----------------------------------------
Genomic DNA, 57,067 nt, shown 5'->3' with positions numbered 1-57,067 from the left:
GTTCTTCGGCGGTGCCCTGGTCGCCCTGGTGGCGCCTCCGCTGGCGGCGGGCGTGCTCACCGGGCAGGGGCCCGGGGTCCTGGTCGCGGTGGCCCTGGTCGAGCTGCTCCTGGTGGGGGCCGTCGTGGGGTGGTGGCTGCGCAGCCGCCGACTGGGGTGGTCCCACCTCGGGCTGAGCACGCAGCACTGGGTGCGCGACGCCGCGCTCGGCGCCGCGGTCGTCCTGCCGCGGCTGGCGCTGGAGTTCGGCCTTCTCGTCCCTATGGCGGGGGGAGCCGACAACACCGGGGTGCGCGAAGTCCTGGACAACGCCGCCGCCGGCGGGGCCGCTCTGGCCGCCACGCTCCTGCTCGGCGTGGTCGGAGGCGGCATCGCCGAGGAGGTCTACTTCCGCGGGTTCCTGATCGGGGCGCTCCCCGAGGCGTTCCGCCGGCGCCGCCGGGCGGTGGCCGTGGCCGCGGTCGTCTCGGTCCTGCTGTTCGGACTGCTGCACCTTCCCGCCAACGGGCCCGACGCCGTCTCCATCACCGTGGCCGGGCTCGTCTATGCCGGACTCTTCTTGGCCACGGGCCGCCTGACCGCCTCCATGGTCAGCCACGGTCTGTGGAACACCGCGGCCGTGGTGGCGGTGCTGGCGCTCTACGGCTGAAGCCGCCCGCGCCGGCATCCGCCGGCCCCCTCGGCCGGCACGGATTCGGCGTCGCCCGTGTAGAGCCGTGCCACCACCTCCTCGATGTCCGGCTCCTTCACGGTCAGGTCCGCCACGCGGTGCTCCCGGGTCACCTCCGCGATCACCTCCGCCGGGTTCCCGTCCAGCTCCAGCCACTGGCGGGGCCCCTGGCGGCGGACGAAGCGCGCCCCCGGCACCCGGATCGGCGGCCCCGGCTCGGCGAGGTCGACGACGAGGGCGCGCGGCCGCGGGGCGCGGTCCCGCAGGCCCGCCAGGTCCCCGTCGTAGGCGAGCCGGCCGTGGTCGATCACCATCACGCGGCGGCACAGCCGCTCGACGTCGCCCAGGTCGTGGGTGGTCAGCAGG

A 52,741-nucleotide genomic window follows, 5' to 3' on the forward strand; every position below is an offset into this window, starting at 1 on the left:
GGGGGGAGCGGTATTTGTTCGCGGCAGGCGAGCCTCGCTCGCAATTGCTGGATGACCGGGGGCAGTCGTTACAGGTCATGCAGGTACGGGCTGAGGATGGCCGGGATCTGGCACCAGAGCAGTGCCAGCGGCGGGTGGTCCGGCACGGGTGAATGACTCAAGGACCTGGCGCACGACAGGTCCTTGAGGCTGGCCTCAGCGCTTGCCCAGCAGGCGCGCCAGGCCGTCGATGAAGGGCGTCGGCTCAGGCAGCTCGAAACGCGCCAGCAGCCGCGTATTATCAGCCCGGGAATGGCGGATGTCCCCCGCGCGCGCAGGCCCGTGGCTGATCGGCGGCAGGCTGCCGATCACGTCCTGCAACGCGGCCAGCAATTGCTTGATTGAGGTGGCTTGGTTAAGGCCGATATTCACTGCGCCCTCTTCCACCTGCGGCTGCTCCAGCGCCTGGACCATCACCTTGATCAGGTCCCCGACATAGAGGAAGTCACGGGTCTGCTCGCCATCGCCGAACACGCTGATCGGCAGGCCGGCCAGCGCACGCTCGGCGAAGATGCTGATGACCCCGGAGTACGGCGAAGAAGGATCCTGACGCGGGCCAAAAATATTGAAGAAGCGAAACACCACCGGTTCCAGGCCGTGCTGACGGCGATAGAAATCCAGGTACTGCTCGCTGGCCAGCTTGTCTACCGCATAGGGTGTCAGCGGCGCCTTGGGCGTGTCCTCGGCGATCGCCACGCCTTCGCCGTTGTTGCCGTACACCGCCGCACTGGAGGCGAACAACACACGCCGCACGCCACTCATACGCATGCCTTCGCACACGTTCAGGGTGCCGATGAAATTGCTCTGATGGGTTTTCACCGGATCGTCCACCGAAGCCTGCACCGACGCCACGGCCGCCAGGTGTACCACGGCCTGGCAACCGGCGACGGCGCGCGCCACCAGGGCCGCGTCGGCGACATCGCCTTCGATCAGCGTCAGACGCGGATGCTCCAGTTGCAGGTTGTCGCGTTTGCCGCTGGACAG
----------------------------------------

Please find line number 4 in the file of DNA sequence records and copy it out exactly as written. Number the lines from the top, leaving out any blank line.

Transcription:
GGGGGGAGCGGTATTTGTTCGCGGCAGGCGAGCCTCGCTCGCAATTGCTGGATGACCGGGGGCAGTCGTTACAGGTCATGCAGGTACGGGCTGAGGATGGCCGGGATCTGGCACCAGAGCAGTGCCAGCGGCGGGTGGTCCGGCACGGGTGAATGACTCAAGGACCTGGCGCACGACAGGTCCTTGAGGCTGGCCTCAGCGCTTGCCCAGCAGGCGCGCCAGGCCGTCGATGAAGGGCGTCGGCTCAGGCAGCTCGAAACGCGCCAGCAGCCGCGTATTATCAGCCCGGGAATGGCGGATGTCCCCCGCGCGCGCAGGCCCGTGGCTGATCGGCGGCAGGCTGCCGATCACGTCCTGCAACGCGGCCAGCAATTGCTTGATTGAGGTGGCTTGGTTAAGGCCGATATTCACTGCGCCCTCTTCCACCTGCGGCTGCTCCAGCGCCTGGACCATCACCTTGATCAGGTCCCCGACATAGAGGAAGTCACGGGTCTGCTCGCCATCGCCGAACACGCTGATCGGCAGGCCGGCCAGCGCACGCTCGGCGAAGATGCTGATGACCCCGGAGTACGGCGAAGAAGGATCCTGACGCGGGCCAAAAATATTGAAGAAGCGAAACACCACCGGTTCCAGGCCGTGCTGACGGCGATAGAAATCCAGGTACTGCTCGCTGGCCAGCTTGTCTACCGCATAGGGTGTCAGCGGCGCCTTGGGCGTGTCCTCGGCGATCGCCACGCCTTCGCCGTTGTTGCCGTACACCGCCGCACTGGAGGCGAACAACACACGCCGCACGCCACTCATACGCATGCCTTCGCACACGTTCAGGGTGCCGATGAAATTGCTCTGATGGGTTTTCACCGGATCGTCCACCGAAGCCTGCACCGACGCCACGGCCGCCAGGTGTACCACGGCCTGGCAACCGGCGACGGCGCGCGCCACCAGGGCCGCGTCGGCGACATCGCCTTCGATCAGCGTCAGACGCGGATGCTCCAGTTGCAGGTTGTCGCGTTTGCCGCTGGACAG